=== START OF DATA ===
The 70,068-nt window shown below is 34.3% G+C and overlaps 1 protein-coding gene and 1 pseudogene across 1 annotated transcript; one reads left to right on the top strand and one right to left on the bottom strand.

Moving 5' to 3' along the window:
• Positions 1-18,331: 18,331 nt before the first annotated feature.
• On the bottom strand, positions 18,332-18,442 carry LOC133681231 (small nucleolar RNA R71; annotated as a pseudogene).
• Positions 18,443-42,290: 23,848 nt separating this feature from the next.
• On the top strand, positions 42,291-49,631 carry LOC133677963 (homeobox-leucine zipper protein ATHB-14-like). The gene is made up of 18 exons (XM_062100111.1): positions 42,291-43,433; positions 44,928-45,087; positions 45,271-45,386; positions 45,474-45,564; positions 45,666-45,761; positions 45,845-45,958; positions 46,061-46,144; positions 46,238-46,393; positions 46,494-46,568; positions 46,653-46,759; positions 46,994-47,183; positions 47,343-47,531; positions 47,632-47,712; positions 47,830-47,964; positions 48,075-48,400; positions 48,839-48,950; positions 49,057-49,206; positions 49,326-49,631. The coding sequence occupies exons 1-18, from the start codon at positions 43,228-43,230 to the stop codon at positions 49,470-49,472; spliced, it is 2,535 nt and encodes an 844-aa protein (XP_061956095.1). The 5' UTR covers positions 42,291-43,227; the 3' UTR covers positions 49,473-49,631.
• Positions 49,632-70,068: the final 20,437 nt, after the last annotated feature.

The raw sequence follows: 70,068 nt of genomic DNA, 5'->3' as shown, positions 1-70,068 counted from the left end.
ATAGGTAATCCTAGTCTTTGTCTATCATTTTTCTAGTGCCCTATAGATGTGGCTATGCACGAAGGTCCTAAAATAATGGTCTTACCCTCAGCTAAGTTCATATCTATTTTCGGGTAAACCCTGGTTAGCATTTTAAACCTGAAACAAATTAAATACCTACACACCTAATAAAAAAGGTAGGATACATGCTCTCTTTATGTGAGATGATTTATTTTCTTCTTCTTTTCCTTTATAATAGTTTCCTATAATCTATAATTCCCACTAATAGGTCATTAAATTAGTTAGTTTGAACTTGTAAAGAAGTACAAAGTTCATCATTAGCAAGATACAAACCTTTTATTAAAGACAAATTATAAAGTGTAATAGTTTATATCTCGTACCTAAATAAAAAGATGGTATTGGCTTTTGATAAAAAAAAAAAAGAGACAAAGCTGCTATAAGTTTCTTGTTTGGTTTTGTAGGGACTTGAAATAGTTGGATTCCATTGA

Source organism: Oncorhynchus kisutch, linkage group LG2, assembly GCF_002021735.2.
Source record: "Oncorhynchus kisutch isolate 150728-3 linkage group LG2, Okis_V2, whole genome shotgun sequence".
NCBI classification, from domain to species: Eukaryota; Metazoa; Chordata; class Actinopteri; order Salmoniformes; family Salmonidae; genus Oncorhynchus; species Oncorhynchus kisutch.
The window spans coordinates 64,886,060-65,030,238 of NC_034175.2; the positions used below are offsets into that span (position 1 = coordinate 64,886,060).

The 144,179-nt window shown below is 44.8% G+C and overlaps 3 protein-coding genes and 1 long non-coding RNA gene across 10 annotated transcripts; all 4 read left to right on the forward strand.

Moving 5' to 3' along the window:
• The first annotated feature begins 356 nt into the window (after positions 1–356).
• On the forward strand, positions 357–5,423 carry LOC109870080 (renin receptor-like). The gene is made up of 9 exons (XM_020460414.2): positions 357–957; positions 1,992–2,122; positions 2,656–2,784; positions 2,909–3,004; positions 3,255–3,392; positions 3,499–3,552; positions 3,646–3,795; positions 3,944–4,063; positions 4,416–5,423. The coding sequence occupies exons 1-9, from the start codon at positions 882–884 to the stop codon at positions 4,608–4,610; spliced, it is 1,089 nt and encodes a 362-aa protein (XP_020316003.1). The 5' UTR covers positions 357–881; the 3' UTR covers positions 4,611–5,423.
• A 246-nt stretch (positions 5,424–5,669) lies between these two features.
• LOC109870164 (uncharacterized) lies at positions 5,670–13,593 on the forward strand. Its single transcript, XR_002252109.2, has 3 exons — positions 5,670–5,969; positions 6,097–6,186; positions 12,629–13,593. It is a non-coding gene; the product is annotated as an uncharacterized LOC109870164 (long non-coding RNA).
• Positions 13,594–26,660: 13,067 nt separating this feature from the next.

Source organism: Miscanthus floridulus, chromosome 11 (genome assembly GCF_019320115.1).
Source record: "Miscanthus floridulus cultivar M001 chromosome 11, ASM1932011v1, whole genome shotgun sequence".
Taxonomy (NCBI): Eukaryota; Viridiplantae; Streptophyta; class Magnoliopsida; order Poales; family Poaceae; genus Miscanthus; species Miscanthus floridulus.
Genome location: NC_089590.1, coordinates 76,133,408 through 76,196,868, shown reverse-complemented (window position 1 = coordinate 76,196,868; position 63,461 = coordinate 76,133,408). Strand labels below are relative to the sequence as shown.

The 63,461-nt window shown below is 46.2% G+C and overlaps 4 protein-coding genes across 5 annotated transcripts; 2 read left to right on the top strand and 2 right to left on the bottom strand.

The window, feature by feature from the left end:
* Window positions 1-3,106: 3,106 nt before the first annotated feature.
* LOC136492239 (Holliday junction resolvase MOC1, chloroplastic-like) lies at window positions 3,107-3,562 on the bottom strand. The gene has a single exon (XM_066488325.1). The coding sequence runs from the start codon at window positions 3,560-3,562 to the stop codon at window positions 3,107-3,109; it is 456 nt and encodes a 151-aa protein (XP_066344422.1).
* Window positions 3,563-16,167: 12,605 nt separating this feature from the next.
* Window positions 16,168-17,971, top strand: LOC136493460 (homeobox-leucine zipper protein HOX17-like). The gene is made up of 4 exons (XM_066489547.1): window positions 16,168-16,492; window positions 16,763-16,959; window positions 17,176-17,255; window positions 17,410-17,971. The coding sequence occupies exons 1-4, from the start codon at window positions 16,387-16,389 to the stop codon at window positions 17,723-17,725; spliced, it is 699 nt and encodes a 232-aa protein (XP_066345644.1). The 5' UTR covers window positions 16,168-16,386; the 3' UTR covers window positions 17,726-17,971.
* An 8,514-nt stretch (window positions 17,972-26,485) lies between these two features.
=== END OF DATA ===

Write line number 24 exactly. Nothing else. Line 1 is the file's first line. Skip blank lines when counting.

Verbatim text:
Genome location: NC_089590.1, coordinates 76,133,408 through 76,196,868, shown reverse-complemented (window position 1 = coordinate 76,196,868; position 63,461 = coordinate 76,133,408). Strand labels below are relative to the sequence as shown.